“A work of art which did not begin in emotion is not art.” – Paul Cezanne
About Paul Cezanne
Paul Cézanne (19 January 1839 – 22 October 1906) was a French artist and Post-Impressionist painter whose work laid the foundations of the transition from the 19th-century conception of artistic endeavor to a new and radically different world of art in the 20th century. Cézanne’s often repetitive, exploratory brushstrokes are highly characteristic and clearly recognizable. He used planes of color and small brushstrokes that build up to form complex fields. The paintings convey Cézanne’s intense study of his subjects.
Cézanne is said to have formed the bridge between late 19th-century Impressionism and the early 20th century’s new line of artistic enquiry, Cubism. Both Matisse and Picasso are said to have remarked that Cézanne “is the father of us all.” He concentrated on a few subjects and was equally proficient in each of these genres: still lifes, portraits, landscapes and studies of bathers.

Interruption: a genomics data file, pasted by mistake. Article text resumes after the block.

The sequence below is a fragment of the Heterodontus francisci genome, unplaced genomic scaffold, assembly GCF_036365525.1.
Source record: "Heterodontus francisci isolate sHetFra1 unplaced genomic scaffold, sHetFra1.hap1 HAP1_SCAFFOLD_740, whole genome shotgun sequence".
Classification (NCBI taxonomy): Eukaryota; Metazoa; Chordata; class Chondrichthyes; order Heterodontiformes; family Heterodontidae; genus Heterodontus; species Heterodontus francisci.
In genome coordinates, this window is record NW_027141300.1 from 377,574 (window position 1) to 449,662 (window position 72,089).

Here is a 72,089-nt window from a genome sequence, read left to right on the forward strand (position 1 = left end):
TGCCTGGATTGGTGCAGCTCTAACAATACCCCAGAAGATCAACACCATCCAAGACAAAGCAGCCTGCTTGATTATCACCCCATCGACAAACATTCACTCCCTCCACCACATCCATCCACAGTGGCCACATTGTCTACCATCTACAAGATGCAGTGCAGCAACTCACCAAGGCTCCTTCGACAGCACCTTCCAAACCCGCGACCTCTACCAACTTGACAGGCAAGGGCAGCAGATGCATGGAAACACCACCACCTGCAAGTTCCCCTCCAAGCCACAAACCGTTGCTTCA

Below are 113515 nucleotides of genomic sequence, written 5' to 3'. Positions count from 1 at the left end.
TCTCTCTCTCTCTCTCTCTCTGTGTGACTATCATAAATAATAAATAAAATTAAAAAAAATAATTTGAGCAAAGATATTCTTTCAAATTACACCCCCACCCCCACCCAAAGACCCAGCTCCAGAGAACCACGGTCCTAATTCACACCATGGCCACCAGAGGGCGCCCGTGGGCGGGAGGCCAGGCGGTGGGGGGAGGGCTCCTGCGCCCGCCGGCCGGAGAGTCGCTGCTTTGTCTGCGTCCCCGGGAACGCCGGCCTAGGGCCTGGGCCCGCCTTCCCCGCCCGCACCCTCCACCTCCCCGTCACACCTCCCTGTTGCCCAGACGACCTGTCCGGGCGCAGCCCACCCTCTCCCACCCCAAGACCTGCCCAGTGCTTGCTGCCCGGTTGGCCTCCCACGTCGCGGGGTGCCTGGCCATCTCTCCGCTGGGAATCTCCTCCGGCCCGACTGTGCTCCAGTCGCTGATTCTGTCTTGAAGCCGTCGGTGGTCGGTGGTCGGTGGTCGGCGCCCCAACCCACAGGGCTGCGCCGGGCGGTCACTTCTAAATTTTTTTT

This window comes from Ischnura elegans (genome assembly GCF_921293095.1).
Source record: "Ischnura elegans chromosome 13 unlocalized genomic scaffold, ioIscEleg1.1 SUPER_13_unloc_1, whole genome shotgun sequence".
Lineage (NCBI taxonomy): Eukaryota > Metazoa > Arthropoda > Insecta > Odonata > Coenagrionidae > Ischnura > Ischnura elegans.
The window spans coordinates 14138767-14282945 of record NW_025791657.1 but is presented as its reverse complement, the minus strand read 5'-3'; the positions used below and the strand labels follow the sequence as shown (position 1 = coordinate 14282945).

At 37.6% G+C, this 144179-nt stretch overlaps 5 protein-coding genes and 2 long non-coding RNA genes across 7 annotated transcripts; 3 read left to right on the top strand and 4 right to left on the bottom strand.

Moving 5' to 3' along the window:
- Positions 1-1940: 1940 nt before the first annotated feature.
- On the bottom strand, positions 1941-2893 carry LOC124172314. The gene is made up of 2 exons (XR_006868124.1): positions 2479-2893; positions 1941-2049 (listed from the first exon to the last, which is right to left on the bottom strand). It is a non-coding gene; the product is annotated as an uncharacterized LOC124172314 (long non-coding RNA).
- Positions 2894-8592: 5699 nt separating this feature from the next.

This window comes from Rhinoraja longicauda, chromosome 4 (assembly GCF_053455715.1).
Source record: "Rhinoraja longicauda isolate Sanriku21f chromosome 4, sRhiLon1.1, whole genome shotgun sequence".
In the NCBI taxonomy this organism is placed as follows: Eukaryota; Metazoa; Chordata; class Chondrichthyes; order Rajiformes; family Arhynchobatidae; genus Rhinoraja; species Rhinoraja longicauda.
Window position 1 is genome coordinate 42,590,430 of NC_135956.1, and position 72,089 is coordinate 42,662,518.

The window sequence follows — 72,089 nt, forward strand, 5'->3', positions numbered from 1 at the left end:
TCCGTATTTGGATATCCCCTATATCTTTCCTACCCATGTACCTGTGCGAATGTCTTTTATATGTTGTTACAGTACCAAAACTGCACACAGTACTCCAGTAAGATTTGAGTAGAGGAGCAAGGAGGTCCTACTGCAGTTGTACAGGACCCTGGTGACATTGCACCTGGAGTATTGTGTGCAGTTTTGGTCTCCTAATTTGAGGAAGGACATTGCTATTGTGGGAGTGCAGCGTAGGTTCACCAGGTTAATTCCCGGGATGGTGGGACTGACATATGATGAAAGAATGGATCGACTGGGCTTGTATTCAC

Cézanne’s works were rejected numerous times by the official Salon in Paris and ridiculed by art critics when exhibited with the Impressionists’. Yet during his lifetime Cézanne was considered a master by younger artists who visited his studio in Aix.
Cézanne’s explorations of geometric simplification and optical phenomena inspired Picasso, Braque, Metzinger, Gleizes, Gris and others to experiment with ever more complex multiple views of the same subject and eventually to the fracturing of form. Picasso referred to Cézanne as “the father of us all” and claimed him as “my one and only master!”
He died on 22 October 1906.
(Source – Wikipedia)